"UNNATURAL LOVE"

First Corinthians 13.4a

INTRODUCTION:

1. Well, this begins the series of messages that some of you have been waiting for. Last week I indicated that some of you had never experienced love, in the Biblical sense of the word. I also mentioned that some of you had never given love.

2. Well, this evening we will slowly begin to learn what real love is, according to the apostle Paul. Now remember, when I use the English word love or charity, I am referring to something that in the Greek language is called "agaph," which represents the highest and most noble concept of love.

3. You will remember, from last weekís study, that we learned of the necessity of this thing called charity....that you cannot effectively function as a Christian, no matter how spiritually gifted or naturally talented you are, without charity.

4. Is it not sad, then, that our own ignorance of the subject and our own lack of familiarity with the concept of Biblical love results in so many talented and so many gifted people thinking they are actually effective in their service to God, when from a heavenly perspective they are not?

5. By the way, I also hope that my reminiscing about my little brother on that Ford tractor last week didnít distract you from the attempt at penetrating thought on the necessity of love.

6. Since I related that incident to you Iíve been thinking about my own childhood a great deal. You can learn a great deal by evaluating your own experiences in the light of God's Word. Amen? This is because when you look at your past experiences through the light of Godís Word there is a whole new perspective that you hadnít appreciated before.

7. For example: Beginning grade school in an all Indian boarding school, and being the only white kid in a school that was attended by Sioux and Chippewa Indians was quite interesting. You see, my father was a government employee who worked in the Bureau of Indian Affairs. So, for most of my childhood our family lived on Indian reservations.

8. Let me show you how very distorted and wrong a child can be about certain things. I used to think I was a genius. And the basis for my confidence? I could simply out perform anyone in school in any subject who was in my grade level. For that reason I had to be a genius, I thought.

9. But from an adultís perspective I have to admit that I was performing against youngsters who spoke no English until they began first grade. And why was that? Well, most of the Indian children lived so far out on the reservation that they had no contact with the English language until they reached mandatory school age. When that happened they had to live in the dormitories, since transporting them back and forth to their homes was impossible in the winter.

10. So, you see, as hard as it might be for most of you to imagine, it turned out that I was not a bona fide genius. And the more you think of it and the more you know of the situation, the more you will realize that even without the language problems they were saddled with they still were at a disadvantage.

11. Imagine being from rural North Dakota, having no access to radio, television or newspaper, and then reading about a lion in the first or second grade reader. A lion! Great! Whatís a lion?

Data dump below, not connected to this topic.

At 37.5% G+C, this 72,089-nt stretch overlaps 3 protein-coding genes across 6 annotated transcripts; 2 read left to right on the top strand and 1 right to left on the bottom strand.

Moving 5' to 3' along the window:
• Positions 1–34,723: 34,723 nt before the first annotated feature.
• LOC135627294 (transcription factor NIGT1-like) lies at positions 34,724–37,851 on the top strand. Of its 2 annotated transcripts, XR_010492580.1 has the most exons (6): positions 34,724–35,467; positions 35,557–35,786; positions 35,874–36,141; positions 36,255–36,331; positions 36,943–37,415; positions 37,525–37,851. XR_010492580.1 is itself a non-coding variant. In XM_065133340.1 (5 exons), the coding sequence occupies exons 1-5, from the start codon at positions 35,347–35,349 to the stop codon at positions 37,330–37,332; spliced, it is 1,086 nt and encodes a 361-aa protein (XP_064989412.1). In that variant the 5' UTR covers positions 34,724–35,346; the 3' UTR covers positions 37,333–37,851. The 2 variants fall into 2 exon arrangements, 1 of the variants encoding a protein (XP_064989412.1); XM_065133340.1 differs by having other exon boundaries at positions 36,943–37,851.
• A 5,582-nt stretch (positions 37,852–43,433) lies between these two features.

12. Of course, I knew what a lion was Ďcause I watched the lion acts on the Ed Sullivan Show, and my folks took me to the circus when it came into the nearest town, and my parents took me to the movies.

13. But how do you explain a lion to someone who has never seen a picture of one? Think heíll believe you when you say it's a 400 to 500 hundred pound cat that can take a stallion down? No way heís going to believe you.

14. Or how do you explain an elephant? Well, itís an animal that weighs thousands of pounds, has huge ears, and its nose is ten times the size of its tail. Itís skin is really thick and tough, but also very susceptible to gnat bites. Will that kid, who doesnít much trust white people anyway, believe you? Of course not.

15. My classmates were at a tremendous disadvantage in school until school officials wised up and began to show educational films and pictures of the things you and I already took for granted when we started first grade.

16. Think about that for a moment. Their alien experiences made it very difficult for them to adapt to and appreciate mainstream American culture. Do you realize that in certain respects we Christians face a problem that closely parallels the problem faced by my former classmates? Sure we do.

17. We know there is something called charity, love, thatís said in the Word of God to be a vital part of our Christian lives. And Paul has convinced us that we need this stuff called charity, this thing called love, to be really effective Christians. But what is it?

18. Mention a big cat like a lion and my classmates on the Indian reservation would picture a large alley cat in their minds. Mention love to a Christian and we invariably think of brotherly love or sexual attraction, or some hybrid of the two. Wrong in either case.

19. Why would Indian kids have such a hard time with a lion? Because a 400 pound cat seemed so unnatural, based on their limited experience. And why do Christians misunderstand or misrepresent charity so very much of the time? Because true charity, genuine love, is so unnatural.

20. As a matter of fact, folks, charity, so important to every Christian, is supernatural.

21. To show this and to show Christians what charity really is, Paul shows how charity responds to people. Letís stand and read how love responds to people. First Corinthians 13.4a: "Charity suffereth long, and is kind."

22. Let me ask you a question: How do you naturally react to people? If you analyze it, you and everyone else in this room has two basic response patterns to people....active and passive.